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Posted March 7, 2014 | Leave a comment
Landfill work to cost millions of dollars
By Alex Bridges
WOODSTOCK -- The exact cost to expand Shenandoah County's landfill remains unknown, but early estimates put the price at $3.2 million.
The Board of Supervisors on Thursday heard a report by the contracted firm SCS Engineers on the county's current and future plans for the landfill. Paul Mandeville, an engineer with the firm, presented the report to update the board on the trash disposal needs for the landfill. The board expects to hear a separate report Tuesday that relates to the issue of groundwater contamination from the landfill.
The report made on Thursday focused on the scope of the expansion project itself, but Mandeville gave some preliminary estimates on the cost to expand the landfill by creating new cells.
County Administrator Mary T. Price explained that the current cost estimate of $3.2 million could change depending on the bids that come in from firms interested in the project. Mandeville did point out to the board that the county could save approximately $600,000 by raising the cells above the bedrock, thus reducing the cost of excavation and blasting.
Price's budget presentation given to the board last week calls for the county to take $1.6 million from savings to pay half the cost of the project, as a one-time expense.
The report did not address the current issue of leachate leaving the closed landfill cells and entering the water table. SCS plans to present an update on its efforts to test the groundwater and look at potential solutions.
The landfill, which spans 37.5 acres, currently includes cells that began accepting trash in 1985 and closed in 2004. The two cells were constructed before federal and state environmental monitoring agencies imposed stricter regulations on landfill.
The future phases of the landfill span 25 acres and come with 35-60 years of useful life, Mandeville explained. The phases involve the excavation of about 850,000 cubic yards.
The county is running out of time to build the next cells. Mandeville said the cells currently in use have about two years left. The county would need to begin construction of the next phases of the landfill in 2015 to open and begin taking trash by 2016. Mandeville estimated the construction would take about 18 months.
The cost to excavate the landfill in 2006, as provided by the contractor hired to do the work on the second phase of the project, was $8 per cubic yard. The total estimate for excavation related to phases 3-9 puts the cost at $7-$10 million, based on current dollars.
But as Mandeville explained, the engineer's approach to building the next phases would reduce the amount of excavation needed by 250,000 cubic yards and save the county $2 million to $2.5 million. Excavators face running into rock as they digger deeper, Mandeville said. He advised that reducing the amount of excavation also results in the landfill losing some of its useful life.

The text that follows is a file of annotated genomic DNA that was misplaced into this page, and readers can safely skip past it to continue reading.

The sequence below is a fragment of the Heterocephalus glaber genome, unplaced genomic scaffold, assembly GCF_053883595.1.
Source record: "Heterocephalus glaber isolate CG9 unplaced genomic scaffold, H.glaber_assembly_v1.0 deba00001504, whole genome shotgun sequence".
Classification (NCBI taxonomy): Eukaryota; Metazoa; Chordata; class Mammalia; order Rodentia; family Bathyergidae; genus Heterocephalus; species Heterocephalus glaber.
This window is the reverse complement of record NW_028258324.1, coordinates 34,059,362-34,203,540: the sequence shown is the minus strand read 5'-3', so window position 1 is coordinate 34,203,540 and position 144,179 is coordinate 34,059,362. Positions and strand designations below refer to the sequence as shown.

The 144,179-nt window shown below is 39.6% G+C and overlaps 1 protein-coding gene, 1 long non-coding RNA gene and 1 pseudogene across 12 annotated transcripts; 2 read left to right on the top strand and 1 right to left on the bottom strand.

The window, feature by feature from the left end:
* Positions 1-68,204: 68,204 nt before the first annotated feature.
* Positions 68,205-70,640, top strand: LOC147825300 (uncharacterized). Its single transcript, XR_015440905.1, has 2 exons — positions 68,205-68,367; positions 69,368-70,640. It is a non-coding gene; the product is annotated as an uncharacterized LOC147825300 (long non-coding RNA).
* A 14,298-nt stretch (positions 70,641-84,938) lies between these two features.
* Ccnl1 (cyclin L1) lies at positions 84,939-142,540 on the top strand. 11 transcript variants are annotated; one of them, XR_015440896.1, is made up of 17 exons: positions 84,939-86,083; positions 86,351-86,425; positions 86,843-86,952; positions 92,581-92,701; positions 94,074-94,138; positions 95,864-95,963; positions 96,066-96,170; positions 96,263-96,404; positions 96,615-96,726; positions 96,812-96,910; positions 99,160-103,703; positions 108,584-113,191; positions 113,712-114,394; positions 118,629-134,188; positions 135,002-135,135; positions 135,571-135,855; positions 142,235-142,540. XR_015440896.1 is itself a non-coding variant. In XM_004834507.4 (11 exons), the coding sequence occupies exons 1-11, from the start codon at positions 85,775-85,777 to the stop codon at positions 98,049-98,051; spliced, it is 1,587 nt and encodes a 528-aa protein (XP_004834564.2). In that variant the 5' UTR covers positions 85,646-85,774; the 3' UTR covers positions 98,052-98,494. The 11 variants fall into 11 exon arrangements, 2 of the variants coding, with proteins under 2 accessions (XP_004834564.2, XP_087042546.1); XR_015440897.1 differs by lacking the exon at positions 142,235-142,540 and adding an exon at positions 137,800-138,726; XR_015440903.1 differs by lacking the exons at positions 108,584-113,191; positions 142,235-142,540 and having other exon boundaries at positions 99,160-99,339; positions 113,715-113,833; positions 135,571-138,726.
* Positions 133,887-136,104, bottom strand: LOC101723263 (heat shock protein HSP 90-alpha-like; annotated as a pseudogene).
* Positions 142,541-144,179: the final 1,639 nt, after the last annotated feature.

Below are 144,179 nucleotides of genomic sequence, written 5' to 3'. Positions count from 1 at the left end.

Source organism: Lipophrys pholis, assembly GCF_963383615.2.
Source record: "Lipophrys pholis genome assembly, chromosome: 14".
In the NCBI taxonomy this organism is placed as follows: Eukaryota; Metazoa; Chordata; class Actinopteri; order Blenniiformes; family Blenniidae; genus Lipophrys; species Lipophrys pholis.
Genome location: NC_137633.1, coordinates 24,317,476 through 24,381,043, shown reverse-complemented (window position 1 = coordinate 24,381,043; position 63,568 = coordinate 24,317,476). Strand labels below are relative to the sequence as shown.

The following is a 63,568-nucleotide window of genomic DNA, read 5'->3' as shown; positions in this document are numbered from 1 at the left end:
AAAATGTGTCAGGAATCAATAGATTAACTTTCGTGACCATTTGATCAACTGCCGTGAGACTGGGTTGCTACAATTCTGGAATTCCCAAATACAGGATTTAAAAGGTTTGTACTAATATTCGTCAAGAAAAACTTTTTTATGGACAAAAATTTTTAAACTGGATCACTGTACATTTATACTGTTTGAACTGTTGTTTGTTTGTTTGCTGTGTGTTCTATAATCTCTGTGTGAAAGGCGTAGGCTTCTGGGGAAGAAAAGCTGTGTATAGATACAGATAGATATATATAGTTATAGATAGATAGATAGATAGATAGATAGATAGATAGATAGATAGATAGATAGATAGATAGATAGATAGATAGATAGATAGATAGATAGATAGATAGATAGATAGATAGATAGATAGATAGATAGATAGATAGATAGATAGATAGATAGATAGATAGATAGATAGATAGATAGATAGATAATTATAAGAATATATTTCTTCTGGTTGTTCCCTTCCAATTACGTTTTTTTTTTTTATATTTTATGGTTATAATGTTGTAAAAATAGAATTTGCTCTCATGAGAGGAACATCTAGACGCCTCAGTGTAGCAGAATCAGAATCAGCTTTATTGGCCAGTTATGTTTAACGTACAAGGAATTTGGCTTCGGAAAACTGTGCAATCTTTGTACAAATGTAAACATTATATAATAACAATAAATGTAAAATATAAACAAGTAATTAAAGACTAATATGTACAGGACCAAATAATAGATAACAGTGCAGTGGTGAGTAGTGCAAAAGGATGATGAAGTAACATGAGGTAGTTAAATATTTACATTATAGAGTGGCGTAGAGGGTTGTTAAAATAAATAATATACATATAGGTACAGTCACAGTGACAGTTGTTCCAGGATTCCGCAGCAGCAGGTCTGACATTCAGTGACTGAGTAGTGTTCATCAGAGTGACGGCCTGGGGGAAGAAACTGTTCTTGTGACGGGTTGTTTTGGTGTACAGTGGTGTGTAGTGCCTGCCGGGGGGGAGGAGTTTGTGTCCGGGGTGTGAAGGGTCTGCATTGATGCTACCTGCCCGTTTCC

Under the engineer's plan, the excavation of phase 3 of the landfill expansion would be reduced by 75,000 cubic yards, saving more than $600,000.
Another aspect of the project calls for creating additional volume for the landfill by "piggybacking" onto cells referred to 8 and 9. This increases the volume by more than 1 million cubic yards. Cells 8 and 9 would be recapped with a membrane that protects the landfill from rainwater. Mandeville said the Department of Environmental Quality supports "piggybacking" because of this benefit.
By "piggybacking" cells and raising the bottom of the landfill, the landfill grows by 750,000-1 million cubic yards and adds 10 years of useful life, Mandeville said. That increases the useful life to between 40 and 70 years. The total excavation would also cost $2 million less.
The county had the first phase of a newer, lined landfill built in 2001-2002, Mandeville said. The next phase was built two years later. The first two phases began accepting trash in 2003 but are expected to reach the end of their life expectancy in two years. The first phases have a gross volume of about 1.1 million cubic yards, but only about 150,000 cubic yards remain available.
Mandeville noted the need to move forward on setting up the next phases of the project to allow the county to collect more trash.
The DEQ granted a change in the landfill permit in 2006 to increase its "airspace" from 3.8 million cubic yards to 5.3 million cubic yards on the same 37-acre site. Mandeville said this allowance gave the county "a lot more bang for our buck" by going steeper and higher with the landfill.
In response to comments by Chairman David Ferguson about use of the landfill, Mandeville noted that trash to the facility has declined over the years, primarily as a result of the economic recession and the related impact on the construction industry.
"Actually, the first sign of a recession is when trash disposal goes down" Mandeville said. "People just aren't buying as much. Everyone saw that throughout Virginia and the U.S. Trash was down 20-40 percent."
Contact staff writer Alex Bridges at 540-465-5137 ext. 125, or firstname.lastname@example.org
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